2023-24 Undergraduate Timetable

Please note that all scheduling is dependent on the relevant public health measures, and any changes to the below schedule will be updated here and on the Western Timetable. Please continue to monitor our website and the timetable for updates.

Reading Courses: Students in their third or fourth year registered in an  Honors Specialization, Honors Double Major or Specialization module in Philosophy may apply for one advanced reading course during their degree. Further information available  here

1000- Level Courses

Philosophy 1020: Intro to Philosophy

A look at some central questions in philosophy, including: Does God exist? What is knowledge? Truth? How do we distinguish between right and wrong?  What justifies political authority? Does morality ever permit or require us to break the law? Specific topics will include: race and racism, fake news, and the justification and limits of rights in property.  Examples and case studies will be drawn from a wide range of disciplines and areas, from the natural and social sciences to art and music.

Antirequisite(s): Philosophy 1000E, Philosophy 1022E, Philosophy 1100E, Philosophy 1250F/G, Philosophy 1300E, Philosophy 1350F/G.

Instructor: D. Klimchuk Blended: online lecture with in-person tutorials Course Outline

Philosophy 1040G: Ethics, Law, & Politics

In our everyday experiences, we are confronted by situations in which we have to decide what is right, and what is wrong. Broadly, we can think of these as ethical “moments”, where we have to make a certain kind of judgment: normative or moral judgment. We ask: what is morally permissible in these circumstances? What is morally obligatory? What is forbidden? The answers that we give are important – they will guide our actions, or we may use them to evaluate the actions of others. Either way, they will determine what counts as a right action, or who is a good person.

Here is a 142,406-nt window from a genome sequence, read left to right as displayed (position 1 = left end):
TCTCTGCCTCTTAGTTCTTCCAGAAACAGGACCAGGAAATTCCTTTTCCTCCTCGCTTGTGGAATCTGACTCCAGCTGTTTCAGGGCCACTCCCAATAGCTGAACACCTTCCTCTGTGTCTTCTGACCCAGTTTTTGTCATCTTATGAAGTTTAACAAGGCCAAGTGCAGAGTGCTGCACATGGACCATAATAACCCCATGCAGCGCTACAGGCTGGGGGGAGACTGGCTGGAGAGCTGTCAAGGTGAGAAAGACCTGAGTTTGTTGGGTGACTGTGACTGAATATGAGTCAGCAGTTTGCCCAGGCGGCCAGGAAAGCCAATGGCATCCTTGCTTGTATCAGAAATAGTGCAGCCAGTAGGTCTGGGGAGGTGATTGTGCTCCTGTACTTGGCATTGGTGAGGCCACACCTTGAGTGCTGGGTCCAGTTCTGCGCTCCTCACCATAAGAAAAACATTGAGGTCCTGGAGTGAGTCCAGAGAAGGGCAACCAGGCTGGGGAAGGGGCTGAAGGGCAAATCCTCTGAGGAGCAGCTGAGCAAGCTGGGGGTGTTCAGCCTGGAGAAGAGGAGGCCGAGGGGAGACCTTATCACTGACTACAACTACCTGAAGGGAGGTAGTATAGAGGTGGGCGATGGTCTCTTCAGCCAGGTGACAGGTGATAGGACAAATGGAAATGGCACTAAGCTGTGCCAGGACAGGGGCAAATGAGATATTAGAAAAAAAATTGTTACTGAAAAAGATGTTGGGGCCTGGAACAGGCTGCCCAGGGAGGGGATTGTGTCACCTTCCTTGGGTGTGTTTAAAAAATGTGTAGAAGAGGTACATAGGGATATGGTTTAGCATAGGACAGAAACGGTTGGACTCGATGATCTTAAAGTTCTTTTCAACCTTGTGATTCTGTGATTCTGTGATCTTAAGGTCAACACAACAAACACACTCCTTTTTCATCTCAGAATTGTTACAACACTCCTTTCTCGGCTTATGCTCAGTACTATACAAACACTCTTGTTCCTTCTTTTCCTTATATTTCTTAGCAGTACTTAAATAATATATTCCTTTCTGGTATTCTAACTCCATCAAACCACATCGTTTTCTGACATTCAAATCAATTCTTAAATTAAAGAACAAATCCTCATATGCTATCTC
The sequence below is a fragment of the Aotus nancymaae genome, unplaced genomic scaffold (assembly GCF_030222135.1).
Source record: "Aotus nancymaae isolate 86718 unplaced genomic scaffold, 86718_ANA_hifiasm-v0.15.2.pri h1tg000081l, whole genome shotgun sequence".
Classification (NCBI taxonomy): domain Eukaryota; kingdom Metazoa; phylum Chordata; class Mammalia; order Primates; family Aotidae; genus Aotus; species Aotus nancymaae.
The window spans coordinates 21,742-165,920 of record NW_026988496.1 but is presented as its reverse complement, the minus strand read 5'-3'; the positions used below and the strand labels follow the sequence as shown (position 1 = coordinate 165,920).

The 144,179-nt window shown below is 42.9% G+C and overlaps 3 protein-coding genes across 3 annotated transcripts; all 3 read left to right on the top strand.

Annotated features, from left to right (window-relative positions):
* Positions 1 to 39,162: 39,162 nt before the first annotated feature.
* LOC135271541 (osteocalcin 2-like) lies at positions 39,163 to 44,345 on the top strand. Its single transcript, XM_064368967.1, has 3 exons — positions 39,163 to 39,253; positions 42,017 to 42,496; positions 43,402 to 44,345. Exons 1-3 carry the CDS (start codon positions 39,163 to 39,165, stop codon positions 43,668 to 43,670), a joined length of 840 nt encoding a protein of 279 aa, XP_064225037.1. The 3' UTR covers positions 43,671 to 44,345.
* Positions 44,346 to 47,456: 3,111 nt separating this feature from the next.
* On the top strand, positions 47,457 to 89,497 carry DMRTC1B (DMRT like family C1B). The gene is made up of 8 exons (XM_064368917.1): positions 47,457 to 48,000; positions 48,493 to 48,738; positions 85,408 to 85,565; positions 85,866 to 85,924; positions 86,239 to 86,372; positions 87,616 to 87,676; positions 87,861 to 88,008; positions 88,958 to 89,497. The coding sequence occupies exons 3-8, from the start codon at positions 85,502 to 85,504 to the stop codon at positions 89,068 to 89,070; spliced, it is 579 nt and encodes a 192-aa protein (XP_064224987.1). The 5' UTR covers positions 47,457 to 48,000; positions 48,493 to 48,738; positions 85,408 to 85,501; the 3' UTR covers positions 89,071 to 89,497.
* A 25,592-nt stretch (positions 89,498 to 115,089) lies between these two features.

Politics and law sometimes generate very similar experiences – we ask ourselves whether an action is legal or illegal, which tax or environmental policy is the best for the country, whether the government has done something to violate our rights, and so on. There are many instances where ethics, law and politics intersect.

Instructor: A. Skelton T, Th 1:30-2:30 + tutorial WSC-55 Course Outline

Philosophy 1130F: Big Ideas

This course will discuss some of the ideas that have shaped modern culture, politics, science, and philosophy. These “big ideas” are familiar and widely debated in our culture. What we often miss is how closely they are connected with philosophy. Many of the most powerful and influential ideas-- not only in philosophy, politics, and culture, but even in science and technology--developed through philosophical reflections on human problems. Historic figures such as Albert Einstein, Martin Luther King, Alan Turing, as well as many of the transformative thinkers of our own time, began by asking new philosophical questions about old and established beliefs. Reading and discussing original texts by these and other authors, we will try to understand some of the most revolutionary and interesting of these ideas from a critical philosophical perspective. We will talk about the impact that they have had, might have, or ought to have on our lives and thought. “Big ideas” to be discussed include: justice, equality, evolution, infinity, determinism, materialism, computation, artificial intelligence, theism, atheism, skepticism, certainty, evil, relativity, and others.

Instructor: R. DiSalle T, Th 11:30-12:30 + tutorial SSC-2028 Course Outline

Philosophy 1230A: Reasoning & Critical Thinking

An introduction to the basic principles of reasoning and critical thinking designed to enhance the student's ability to evaluate various forms of reasoning found in everyday life as well as in academic disciplines. The course will deal with such topics as inductive and deductive reasoning, the nature and function of definitions, types of fallacies, the use and misuse of statistics, and the rudiments of logic. Primarily for first year students.

Antirequisite(s): Philosophy 1000E, Philosophy 1200.

Instructor: D. Bourget Online Course Outline

Philosophy 1230B: Reasoning & Critical Thinking